Publications by Juan Ruiz Ruiz

Validation of gyrokinetic simulations of a National Spherical Torus eXperiment H-mode plasma and comparisons with a high-k scattering synthetic diagnostic

Plasma Physics and Controlled Fusion IOP Publishing 61 (2019) 115015-115015

JR Ruiz, W Guttenfelder, AE White, NT Howard, J Candy, Y Ren, DR Smith, NF Loureiro, C Holland, CW Domier

Conceptual design study for heat exhaust management in the ARC fusion pilot plant

Fusion Engineering and Design 137 (2018) 221-242

AQ Kuang, NM Cao, AJ Creely, CA Dennett, J Hecla, B LaBombard, RA Tinguely, EA Tolman, H Hoffman, M Major, J Ruiz Ruiz, D Brunner, P Grover, C Laughman, BN Sorbom, DG Whyte

© 2018 Elsevier B.V. The ARC pilot plant conceptual design study has been extended beyond its initial scope [B. N. Sorbom et al., FED 100 (2015) 378] to explore options for managing ∼525 MW of fusion power generated in a compact, high field (B0 = 9.2 T) tokamak that is approximately the size of JET (R0 = 3.3 m). Taking advantage of ARC's novel design – demountable high temperature superconductor toroidal field (TF) magnets, poloidal magnetic field coils located inside the TF, and vacuum vessel (VV) immersed in molten salt FLiBe blanket – this follow-on study has identified innovative and potentially robust power exhaust management solutions. The superconducting poloidal field coil set has been reconfigured to produce double-null plasma equilibria with a long-leg X-point target divertor geometry. This design choice is motivated by recent modeling which indicates that such configurations enhance power handling and may attain a passively-stable detachment front that stays in the divertor leg over a wide power exhaust window. A modified VV accommodates the divertor legs while retaining the original core plasma volume and TF magnet size. The molten salt FLiBe blanket adequately shields all superconductors, functions as an efficient tritium breeder, and, with augmented forced flow loops, serves as an effective single-phase, low-pressure coolant for the divertor, VV, and breeding blanket. Advanced neutron transport calculations (MCNP) indicate a tritium breeding ratio of ∼1.08. The neutron damage rate (DPA/year) of the remote divertor targets is ∼3–30 times lower than that of the first wall. The entire VV (including divertor and first wall) can tolerate high damage rates since the demountable TF magnets allow the VV to be replaced every 1–2 years as a single unit, employing a vertical maintenance scheme. A tungsten swirl tube FLiBe coolant channel design, similar in geometry to that used by ITER, is considered for the divertor heat removal and shown capable of exhausting divertor heat flux levels of up to 12 MW/m2. Several novel, neutron tolerant diagnostics are explored for sensing power exhaust and for providing feedback control of divertor conditions over long time scales. These include measurement of Cherenkov radiation emitted in FLiBe to infer DT fusion reaction rate, measurement of divertor detachment front locations in the divertor legs with microwave interferometry, and monitoring “hotspots” on the divertor chamber walls via IR imaging through the FLiBe blanket.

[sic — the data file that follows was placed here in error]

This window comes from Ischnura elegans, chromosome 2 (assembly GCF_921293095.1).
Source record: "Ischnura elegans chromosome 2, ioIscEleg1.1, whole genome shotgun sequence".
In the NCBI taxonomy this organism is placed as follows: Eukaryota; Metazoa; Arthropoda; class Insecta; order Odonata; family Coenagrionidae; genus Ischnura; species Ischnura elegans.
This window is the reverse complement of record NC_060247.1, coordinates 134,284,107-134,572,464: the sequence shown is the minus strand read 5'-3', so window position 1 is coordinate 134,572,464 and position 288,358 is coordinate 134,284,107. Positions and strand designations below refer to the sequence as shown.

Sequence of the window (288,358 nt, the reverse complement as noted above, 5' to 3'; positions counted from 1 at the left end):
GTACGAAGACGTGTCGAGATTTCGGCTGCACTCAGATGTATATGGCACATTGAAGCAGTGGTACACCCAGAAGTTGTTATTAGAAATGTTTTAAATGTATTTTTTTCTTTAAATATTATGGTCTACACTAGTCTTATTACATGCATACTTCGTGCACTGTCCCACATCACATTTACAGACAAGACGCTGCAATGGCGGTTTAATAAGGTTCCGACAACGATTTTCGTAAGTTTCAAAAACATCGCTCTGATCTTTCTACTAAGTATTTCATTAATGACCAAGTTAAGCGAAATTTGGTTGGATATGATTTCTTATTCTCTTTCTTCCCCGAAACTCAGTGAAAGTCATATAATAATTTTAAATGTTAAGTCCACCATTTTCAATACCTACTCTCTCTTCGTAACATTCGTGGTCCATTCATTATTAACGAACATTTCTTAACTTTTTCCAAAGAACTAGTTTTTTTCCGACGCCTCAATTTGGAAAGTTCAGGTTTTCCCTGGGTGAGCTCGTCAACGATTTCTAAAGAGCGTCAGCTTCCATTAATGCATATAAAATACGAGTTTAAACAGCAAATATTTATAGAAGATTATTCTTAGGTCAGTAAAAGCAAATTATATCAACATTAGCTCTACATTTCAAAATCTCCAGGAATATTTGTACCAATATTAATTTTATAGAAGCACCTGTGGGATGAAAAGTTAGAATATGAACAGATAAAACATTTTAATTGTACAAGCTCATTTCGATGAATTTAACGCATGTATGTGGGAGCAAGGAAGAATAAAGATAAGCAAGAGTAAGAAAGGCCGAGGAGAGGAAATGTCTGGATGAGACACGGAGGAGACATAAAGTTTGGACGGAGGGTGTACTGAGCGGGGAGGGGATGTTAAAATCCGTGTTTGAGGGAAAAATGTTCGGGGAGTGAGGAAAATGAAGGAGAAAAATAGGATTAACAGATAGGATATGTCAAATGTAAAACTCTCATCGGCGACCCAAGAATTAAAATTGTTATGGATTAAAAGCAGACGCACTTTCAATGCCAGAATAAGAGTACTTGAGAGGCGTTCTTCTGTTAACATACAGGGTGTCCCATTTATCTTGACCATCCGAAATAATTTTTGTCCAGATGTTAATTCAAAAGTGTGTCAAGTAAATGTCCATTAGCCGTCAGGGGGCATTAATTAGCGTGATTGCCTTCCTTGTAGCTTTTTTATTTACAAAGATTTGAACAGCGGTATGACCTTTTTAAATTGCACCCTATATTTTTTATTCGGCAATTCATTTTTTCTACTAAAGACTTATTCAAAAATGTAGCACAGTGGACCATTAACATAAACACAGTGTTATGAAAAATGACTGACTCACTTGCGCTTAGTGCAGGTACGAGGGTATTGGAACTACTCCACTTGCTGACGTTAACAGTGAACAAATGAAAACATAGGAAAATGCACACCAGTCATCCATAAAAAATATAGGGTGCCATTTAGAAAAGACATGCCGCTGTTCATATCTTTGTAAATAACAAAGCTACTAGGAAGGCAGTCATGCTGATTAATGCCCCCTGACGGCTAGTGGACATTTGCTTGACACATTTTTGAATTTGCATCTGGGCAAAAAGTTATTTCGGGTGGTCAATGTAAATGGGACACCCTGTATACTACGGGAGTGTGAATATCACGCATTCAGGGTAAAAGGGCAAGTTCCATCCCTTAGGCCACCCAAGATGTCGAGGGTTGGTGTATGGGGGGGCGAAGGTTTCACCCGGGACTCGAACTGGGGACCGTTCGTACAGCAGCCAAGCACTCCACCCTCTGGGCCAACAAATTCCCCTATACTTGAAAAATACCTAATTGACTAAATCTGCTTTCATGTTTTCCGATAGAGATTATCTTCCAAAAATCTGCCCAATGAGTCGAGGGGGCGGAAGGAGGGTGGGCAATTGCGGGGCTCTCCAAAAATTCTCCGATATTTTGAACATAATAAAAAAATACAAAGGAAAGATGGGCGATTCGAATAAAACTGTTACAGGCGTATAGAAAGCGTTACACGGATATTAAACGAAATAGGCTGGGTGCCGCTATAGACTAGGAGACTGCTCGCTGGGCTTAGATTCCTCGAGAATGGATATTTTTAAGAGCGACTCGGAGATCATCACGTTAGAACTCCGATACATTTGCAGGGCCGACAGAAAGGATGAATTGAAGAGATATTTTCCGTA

Stabilization of electron-scale turbulence by electron density gradient in national spherical torus experiment

Physics of Plasmas 22 (2015)

J Ruiz Ruiz, Y Ren, W Guttenfelder, AE White, SM Kaye, BP Leblanc, E Mazzucato, KC Lee, CW Domier, DR Smith, H Yuh

© 2015 AIP Publishing LLC. Theory and experiments have shown that electron temperature gradient (ETG) turbulence on the electron gyro-scale, k⊥ρe ≲ 1, can be responsible for anomalous electron thermal transport in NSTX. Electron scale (high-k) turbulence is diagnosed in NSTX with a high-k microwave scattering system [D. R. Smith et al., Rev. Sci. Instrum. 79, 123501 (2008)]. Here we report on stabilization effects of the electron density gradient on electron-scale density fluctuations in a set of neutral beam injection heated H-mode plasmas. We found that the absence of high-k density fluctuations from measurements is correlated with large equilibrium density gradient, which is shown to be consistent with linear stabilization of ETG modes due to the density gradient using the analytical ETG linear threshold in F. Jenko et al. [Phys. Plasmas 8, 4096 (2001)] and linear gyrokinetic simulations with GS2 [M. Kotschenreuther et al., Comput. Phys. Commun. 88, 128 (1995)]. We also found that the observed power of electron-scale turbulence (when it exists) is anti-correlated with the equilibrium density gradient, suggesting density gradient as a nonlinear stabilizing mechanism. Higher density gradients give rise to lower values of the plasma frame frequency, calculated based on the Doppler shift of the measured density fluctuations. Linear gyrokinetic simulations show that higher values of the electron density gradient reduce the value of the real frequency, in agreement with experimental observation. Nonlinear electron-scale gyrokinetic simulations show that high electron density gradient reduces electron heat flux and stiffness, and increases the ETG nonlinear threshold, consistent with experimental observations.